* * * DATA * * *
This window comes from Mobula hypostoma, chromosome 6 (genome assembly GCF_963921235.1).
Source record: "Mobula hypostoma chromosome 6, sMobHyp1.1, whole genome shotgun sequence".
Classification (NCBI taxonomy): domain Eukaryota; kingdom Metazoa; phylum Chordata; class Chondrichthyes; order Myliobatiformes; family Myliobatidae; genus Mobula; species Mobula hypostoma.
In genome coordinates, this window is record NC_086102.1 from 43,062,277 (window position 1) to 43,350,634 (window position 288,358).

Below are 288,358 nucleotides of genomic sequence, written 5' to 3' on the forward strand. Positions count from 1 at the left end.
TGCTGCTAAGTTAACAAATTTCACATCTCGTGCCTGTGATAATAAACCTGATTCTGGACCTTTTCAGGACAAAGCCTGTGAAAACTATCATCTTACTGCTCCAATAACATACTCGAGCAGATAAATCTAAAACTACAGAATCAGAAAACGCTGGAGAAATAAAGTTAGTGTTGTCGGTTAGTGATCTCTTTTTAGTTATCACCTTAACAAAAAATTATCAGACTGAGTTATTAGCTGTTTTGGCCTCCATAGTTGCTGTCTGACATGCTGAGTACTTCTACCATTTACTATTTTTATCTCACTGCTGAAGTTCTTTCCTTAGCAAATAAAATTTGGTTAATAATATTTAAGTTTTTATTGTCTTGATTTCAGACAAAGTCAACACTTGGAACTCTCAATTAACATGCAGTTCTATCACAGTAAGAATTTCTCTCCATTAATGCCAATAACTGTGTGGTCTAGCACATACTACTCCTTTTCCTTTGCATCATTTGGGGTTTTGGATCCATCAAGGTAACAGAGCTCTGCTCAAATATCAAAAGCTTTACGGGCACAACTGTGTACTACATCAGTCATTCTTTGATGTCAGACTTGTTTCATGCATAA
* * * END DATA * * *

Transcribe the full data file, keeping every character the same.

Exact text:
This window comes from Mobula hypostoma, chromosome 6 (genome assembly GCF_963921235.1).
Source record: "Mobula hypostoma chromosome 6, sMobHyp1.1, whole genome shotgun sequence".
Classification (NCBI taxonomy): domain Eukaryota; kingdom Metazoa; phylum Chordata; class Chondrichthyes; order Myliobatiformes; family Myliobatidae; genus Mobula; species Mobula hypostoma.
In genome coordinates, this window is record NC_086102.1 from 43,062,277 (window position 1) to 43,350,634 (window position 288,358).

Below are 288,358 nucleotides of genomic sequence, written 5' to 3' on the forward strand. Positions count from 1 at the left end.
TGCTGCTAAGTTAACAAATTTCACATCTCGTGCCTGTGATAATAAACCTGATTCTGGACCTTTTCAGGACAAAGCCTGTGAAAACTATCATCTTACTGCTCCAATAACATACTCGAGCAGATAAATCTAAAACTACAGAATCAGAAAACGCTGGAGAAATAAAGTTAGTGTTGTCGGTTAGTGATCTCTTTTTAGTTATCACCTTAACAAAAAATTATCAGACTGAGTTATTAGCTGTTTTGGCCTCCATAGTTGCTGTCTGACATGCTGAGTACTTCTACCATTTACTATTTTTATCTCACTGCTGAAGTTCTTTCCTTAGCAAATAAAATTTGGTTAATAATATTTAAGTTTTTATTGTCTTGATTTCAGACAAAGTCAACACTTGGAACTCTCAATTAACATGCAGTTCTATCACAGTAAGAATTTCTCTCCATTAATGCCAATAACTGTGTGGTCTAGCACATACTACTCCTTTTCCTTTGCATCATTTGGGGTTTTGGATCCATCAAGGTAACAGAGCTCTGCTCAAATATCAAAAGCTTTACGGGCACAACTGTGTACTACATCAGTCATTCTTTGATGTCAGACTTGTTTCATGCATAA